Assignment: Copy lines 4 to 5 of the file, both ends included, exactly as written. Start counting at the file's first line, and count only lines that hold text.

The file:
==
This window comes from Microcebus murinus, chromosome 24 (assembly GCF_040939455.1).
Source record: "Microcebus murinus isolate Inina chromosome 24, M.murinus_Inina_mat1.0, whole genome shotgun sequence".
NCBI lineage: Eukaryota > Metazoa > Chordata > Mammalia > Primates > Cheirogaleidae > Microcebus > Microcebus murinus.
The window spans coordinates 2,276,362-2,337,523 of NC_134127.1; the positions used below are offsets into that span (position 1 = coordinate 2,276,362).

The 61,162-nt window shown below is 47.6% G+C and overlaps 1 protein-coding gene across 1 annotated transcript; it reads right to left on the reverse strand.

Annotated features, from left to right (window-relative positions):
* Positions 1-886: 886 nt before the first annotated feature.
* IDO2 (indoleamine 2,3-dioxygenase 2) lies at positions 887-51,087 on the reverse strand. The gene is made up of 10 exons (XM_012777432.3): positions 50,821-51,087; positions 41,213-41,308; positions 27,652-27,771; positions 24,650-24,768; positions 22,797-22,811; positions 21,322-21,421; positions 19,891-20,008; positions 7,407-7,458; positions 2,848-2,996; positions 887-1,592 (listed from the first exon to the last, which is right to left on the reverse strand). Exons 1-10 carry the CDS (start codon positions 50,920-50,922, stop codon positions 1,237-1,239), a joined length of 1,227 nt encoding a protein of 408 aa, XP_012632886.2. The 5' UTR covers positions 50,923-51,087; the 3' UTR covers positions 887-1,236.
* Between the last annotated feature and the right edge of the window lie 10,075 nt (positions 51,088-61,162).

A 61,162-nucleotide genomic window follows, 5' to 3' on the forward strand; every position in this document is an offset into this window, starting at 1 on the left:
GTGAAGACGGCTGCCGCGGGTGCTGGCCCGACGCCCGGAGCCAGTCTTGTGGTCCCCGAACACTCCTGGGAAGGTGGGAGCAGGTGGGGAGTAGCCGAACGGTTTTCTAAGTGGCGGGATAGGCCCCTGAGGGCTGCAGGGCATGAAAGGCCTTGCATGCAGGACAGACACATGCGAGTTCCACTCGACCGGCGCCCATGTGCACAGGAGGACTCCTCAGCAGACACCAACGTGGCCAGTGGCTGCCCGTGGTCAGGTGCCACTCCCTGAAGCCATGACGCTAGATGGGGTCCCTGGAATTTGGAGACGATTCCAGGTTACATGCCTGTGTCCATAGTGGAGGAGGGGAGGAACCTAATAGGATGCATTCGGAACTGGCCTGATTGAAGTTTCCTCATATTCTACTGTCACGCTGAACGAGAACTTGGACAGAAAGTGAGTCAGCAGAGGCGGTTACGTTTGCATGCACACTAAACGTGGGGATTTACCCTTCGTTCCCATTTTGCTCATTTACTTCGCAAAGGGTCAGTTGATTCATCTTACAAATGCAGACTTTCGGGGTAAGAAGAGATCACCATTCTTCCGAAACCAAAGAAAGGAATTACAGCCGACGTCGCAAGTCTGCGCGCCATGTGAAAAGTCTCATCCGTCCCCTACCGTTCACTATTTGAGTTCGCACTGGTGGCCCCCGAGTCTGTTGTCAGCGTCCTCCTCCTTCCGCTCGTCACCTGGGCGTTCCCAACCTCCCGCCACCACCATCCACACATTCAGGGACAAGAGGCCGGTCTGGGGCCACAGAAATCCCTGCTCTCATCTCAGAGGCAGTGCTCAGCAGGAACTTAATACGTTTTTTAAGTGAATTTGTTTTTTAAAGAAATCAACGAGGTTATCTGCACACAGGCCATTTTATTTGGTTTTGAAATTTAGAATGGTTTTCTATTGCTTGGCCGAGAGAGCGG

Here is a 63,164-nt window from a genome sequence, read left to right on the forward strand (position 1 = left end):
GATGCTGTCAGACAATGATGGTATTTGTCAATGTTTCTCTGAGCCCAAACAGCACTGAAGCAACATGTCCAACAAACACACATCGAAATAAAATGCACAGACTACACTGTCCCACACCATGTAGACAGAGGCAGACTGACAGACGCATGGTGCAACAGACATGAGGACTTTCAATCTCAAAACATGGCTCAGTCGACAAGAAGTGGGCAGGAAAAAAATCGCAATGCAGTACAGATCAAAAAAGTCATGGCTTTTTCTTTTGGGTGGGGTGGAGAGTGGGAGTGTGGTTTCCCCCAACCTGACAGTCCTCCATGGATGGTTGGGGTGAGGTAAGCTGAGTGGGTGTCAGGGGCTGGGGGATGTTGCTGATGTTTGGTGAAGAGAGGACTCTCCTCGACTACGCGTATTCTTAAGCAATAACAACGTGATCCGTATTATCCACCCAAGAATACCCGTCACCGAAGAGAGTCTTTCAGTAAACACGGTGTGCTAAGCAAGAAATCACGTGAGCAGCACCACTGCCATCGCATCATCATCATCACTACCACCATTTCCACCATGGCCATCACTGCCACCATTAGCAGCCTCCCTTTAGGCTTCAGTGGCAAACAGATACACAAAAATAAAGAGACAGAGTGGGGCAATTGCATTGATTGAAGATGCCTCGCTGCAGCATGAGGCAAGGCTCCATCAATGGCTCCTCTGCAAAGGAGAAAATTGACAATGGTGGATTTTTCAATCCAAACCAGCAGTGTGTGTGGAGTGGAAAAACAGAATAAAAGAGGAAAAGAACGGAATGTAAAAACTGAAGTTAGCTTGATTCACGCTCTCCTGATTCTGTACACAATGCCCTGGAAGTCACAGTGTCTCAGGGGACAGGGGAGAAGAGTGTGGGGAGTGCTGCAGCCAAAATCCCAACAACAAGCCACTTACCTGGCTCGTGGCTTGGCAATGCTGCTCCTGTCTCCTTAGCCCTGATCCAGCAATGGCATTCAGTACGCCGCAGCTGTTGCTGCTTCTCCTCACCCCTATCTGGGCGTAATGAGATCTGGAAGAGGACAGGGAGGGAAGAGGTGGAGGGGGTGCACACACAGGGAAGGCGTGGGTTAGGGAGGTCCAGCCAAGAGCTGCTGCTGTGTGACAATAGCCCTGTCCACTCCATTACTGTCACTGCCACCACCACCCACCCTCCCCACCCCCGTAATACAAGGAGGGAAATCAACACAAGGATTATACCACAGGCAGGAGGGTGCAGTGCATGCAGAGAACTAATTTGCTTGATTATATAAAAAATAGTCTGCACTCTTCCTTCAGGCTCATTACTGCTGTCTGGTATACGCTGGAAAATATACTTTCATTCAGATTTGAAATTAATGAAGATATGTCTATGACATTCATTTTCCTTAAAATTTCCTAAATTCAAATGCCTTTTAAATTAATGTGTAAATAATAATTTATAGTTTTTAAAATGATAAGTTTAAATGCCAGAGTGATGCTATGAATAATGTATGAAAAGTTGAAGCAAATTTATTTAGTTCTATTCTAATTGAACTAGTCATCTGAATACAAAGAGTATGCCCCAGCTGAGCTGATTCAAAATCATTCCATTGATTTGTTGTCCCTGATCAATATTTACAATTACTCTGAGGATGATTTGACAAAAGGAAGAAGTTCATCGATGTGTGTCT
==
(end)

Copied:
The window spans coordinates 2,276,362-2,337,523 of NC_134127.1; the positions used below are offsets into that span (position 1 = coordinate 2,276,362).

The 61,162-nt window shown below is 47.6% G+C and overlaps 1 protein-coding gene across 1 annotated transcript; it reads right to left on the reverse strand.